2. The $69 million JPEG – NPR Planet Money – 5/5
  3. A primer on NFTs with Jesse Walden – Invest like the best – 4.5/5
  4. Puzzle Rush – Revisionist History – 4/5
  5. The Basement Tapes – Revisionist History – 3.5/5
  6. Modern Monetary Theory – NPR Planet Money – 3.5/5

Substack – the past, or the future of (social) media?

Newsletters are only marginally different from independent blogs. Blogs have been around as probably the oldest unit of individual content creation on the internet – in all these years, their appeal hasn’t died, but they’re not exactly the hottest thing in media today. And yet, ‘going independent’ through newsletters has been exactly that of late – it’s been heralded as the future of media, and even a cultural revolution. And, leading that revolution, has been Substack. High-profile writers are going independent and everyone is starting a newsletter.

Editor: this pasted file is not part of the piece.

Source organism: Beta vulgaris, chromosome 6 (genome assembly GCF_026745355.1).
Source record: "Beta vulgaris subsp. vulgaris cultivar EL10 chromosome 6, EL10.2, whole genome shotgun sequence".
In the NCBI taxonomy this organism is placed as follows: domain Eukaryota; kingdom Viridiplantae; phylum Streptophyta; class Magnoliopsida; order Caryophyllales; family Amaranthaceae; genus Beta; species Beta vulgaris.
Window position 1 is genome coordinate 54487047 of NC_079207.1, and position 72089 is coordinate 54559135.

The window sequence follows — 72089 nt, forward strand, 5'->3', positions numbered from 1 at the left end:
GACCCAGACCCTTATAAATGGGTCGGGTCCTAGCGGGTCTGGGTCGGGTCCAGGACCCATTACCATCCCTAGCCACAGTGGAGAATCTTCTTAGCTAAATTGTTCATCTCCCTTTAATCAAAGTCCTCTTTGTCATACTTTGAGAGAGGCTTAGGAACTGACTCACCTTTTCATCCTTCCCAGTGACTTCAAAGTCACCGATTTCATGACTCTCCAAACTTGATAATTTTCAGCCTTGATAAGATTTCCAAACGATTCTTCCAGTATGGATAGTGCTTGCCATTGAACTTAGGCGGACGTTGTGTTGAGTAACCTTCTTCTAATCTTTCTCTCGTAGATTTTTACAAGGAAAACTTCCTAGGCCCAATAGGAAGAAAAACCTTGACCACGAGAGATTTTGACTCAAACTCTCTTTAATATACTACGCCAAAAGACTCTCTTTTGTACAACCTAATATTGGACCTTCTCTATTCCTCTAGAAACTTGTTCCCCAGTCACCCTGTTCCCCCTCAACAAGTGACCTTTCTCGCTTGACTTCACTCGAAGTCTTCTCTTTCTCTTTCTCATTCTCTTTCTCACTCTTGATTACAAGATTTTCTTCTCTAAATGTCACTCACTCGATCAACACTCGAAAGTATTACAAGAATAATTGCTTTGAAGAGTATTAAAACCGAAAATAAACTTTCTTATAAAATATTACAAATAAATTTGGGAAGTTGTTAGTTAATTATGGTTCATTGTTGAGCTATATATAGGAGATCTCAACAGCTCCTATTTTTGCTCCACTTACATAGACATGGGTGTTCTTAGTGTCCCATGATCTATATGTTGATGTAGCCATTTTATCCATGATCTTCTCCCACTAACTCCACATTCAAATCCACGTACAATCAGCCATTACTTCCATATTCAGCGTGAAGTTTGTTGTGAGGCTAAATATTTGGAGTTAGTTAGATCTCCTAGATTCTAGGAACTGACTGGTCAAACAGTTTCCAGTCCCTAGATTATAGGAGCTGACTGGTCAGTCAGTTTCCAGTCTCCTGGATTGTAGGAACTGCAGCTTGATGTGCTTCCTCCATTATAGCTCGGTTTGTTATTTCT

Why is media going back to its past (independent blogging)? What really is special about Substack? Is it just a newsletter platform or a media company? Will it usher in social media 2.0? And what does this mean for readers? Are we really getting better content, now that so much of it is being created? A deep dive, if you will, on Substack…

Substack’s evolution

  1. Creator tool

Substack started as a tool for writers to start their own newsletter in five minutes – complete with a mailing list, payment integration, blogging functionality, and social sharing features – in exchange for 10% share of a writer’s revenue. Till about six months ago, Substack was ‘a place for independent writing‘. This page used to be the website home page.